10 Ways To Show Your Support On World Social Work Day


Social Workers: the professionals who lend a helping hand whenever someone’s feeling down. They’re the ones trying to keep everyone afloat during and after the pandemic. They’re the warriors constantly fighting on the front lines for justice, peace, and equality. 

March 21st marks World Social Worker Day. It’s a day where we celebrate the social workers who impact our lives. We all know the work they do is extremely important. But did you know approximately 70.1% of social workers experience emotional exhaustion? Considering the high caseloads, frequent interaction with clients, and vicarious trauma, we know that social work is a devalued profession. 

So how can you support a social worker? Here are 10 suggestions: 

1. Make a ‘Thank You’ card

Social workers often need a ‘thank you’ when supporting their clients. A simple card would go a long way. You’re not only appreciating their work, but recognizing their contributions. You can make one digitally through Canva or craft one on your own. 

2. Listen to their concerns 

Social workers often work in underfunded organizations, where the environment is not the best. By listening to their concerns, you are allowing them a space to share their emotions. 

3. Buy them a coffee

Plenty of social workers love their morning cup of coffee when they head to work. So why not purchase one for them? 

4. Educate yourself on the profession 

Educate yourself on social work.There are misconceptions about the field. Many believe that social workers take children away, or that social workers are counselors. These stereotypes are far from the truth, as social workers have plenty of other roles to fill. By educating yourself, you’re being aware of your own biases toward the profession. 

5. Introduce them to a hobby 

Due to the nature of social work, many employees often feel drained. So, if your best friend is a social worker, introduce them to a hobby which may take their mind off work-related stressors. Go to the gym with them, take an art class, read a book, or conduct a science experiment – you never know what they might like.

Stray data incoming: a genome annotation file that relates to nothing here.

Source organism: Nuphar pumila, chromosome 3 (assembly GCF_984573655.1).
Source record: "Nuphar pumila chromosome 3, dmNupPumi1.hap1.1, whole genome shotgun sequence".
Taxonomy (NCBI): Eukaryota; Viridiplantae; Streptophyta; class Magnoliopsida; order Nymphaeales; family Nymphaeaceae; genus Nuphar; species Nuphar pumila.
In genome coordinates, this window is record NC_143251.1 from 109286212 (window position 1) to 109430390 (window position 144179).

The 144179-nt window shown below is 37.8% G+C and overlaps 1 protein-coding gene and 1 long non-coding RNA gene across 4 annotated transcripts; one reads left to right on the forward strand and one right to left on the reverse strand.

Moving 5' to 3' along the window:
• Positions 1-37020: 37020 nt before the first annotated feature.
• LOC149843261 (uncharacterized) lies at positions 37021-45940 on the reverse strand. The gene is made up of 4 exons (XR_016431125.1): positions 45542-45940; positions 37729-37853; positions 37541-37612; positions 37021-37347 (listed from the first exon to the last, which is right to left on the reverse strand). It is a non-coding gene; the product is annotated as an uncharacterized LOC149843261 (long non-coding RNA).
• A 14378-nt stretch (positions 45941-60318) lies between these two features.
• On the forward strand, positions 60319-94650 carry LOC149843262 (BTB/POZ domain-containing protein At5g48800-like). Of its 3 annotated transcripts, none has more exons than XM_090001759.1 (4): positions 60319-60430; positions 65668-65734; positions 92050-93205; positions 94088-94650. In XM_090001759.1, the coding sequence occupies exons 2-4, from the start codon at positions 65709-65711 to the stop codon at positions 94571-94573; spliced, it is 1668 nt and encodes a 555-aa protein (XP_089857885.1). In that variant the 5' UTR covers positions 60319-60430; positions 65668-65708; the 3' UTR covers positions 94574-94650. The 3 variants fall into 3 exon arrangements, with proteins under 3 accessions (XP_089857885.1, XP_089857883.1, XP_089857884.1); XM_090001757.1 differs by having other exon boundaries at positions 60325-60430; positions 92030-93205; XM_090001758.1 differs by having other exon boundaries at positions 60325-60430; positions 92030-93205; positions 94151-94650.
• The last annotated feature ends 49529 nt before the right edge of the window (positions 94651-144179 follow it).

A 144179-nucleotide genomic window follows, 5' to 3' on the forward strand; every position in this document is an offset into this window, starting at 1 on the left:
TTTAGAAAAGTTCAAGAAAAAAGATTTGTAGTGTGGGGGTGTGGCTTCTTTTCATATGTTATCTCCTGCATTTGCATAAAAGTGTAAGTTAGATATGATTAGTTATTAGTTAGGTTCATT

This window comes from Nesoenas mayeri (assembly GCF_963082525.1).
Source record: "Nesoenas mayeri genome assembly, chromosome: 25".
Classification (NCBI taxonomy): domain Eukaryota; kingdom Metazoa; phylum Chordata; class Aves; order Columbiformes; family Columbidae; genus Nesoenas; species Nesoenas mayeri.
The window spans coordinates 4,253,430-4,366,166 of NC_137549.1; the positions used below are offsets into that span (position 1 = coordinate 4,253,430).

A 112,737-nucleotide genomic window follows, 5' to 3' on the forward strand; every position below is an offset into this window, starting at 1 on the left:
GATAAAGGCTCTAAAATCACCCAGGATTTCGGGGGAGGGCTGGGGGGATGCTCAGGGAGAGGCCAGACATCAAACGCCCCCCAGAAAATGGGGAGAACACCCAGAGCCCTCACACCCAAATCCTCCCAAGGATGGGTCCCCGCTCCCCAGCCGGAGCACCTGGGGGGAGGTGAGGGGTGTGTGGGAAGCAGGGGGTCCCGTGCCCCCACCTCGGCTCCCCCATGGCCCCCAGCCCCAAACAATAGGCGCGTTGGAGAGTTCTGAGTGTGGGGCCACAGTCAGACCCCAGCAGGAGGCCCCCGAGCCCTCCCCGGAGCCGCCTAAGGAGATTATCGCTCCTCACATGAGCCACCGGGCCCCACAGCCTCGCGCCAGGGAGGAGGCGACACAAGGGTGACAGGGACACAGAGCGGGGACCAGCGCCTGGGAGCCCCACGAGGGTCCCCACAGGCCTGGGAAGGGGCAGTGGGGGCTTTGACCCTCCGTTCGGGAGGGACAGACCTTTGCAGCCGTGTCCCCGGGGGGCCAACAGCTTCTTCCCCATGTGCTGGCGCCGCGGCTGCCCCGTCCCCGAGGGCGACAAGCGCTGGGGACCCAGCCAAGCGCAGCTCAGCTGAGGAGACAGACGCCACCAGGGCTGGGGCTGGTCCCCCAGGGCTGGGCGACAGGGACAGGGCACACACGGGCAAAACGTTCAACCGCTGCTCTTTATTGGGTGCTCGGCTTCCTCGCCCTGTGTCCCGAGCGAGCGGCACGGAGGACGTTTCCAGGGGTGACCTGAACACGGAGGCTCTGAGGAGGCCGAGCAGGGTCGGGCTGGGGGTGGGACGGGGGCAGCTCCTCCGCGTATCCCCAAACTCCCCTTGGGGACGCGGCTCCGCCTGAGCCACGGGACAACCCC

6. Campaign with a social work student 

Social work studies aren’t easy; the workload can be high. From experience, I can tell you many social work students are dissatisfied with a few components in the program, such as having an unpaid placement, unempathetic professors, and attending lectures from outdated materials. However, social work students also initiate campaigns against these issues. For example, the Students Against Unpaid Internship Scams fights against unpaid practicums. To support the profession, you can also join one of these campaigns and fight for justice alongside a social work student. 

7. Help them with finding resources for self-care

Self-care is the answer to minimizing burnout. But many social workers may not know the way to go about it. However, you can guide them by providing a few resources, such as showing them articles, organizations, and websites. 

8. Offer peer support 

If you work in a non-profit organization with social workers, try to offer peer support. Peer support aims to promote workplace well-being by allowing staff to assist each other in times of personal struggle. An organization can do this by offering psychological first aid training, team-building exercises, or re-evaluating current policies. Look at how your organization does this and see if any changes are necessary. 

9. Advocate alongside social workers

Lack of public assistance programs and the health insurance gap are impacting social workers. Many work with clients who need these programs, but with the lack of support, social workers are challenged to bridge the gap. In order to support them, it’s best to advocate against these issues. This way, their clients will be able to receive better services. 

10. Encourage them to advocate for themselves

Social workers often have a difficult time with personal boundaries. When they receive too much of a workload, they decide to stick with it and push through. So support a social worker by encouraging them to advocate for themselves. Although they advocate for their clients, they also have to respect their limits. 

Social work isn’t an easy profession. There are multiple challenges in our current society affecting people. However, by understanding what social workers go through on a daily basis and empathizing with them, you can make a bigger impact on the profession and the clients who utilize social services. So, give a pat on the back for the social worker you know and be sure to go to Starbucks with them after their gruesome shift.

Feature Image by Ron Lach on Pexels


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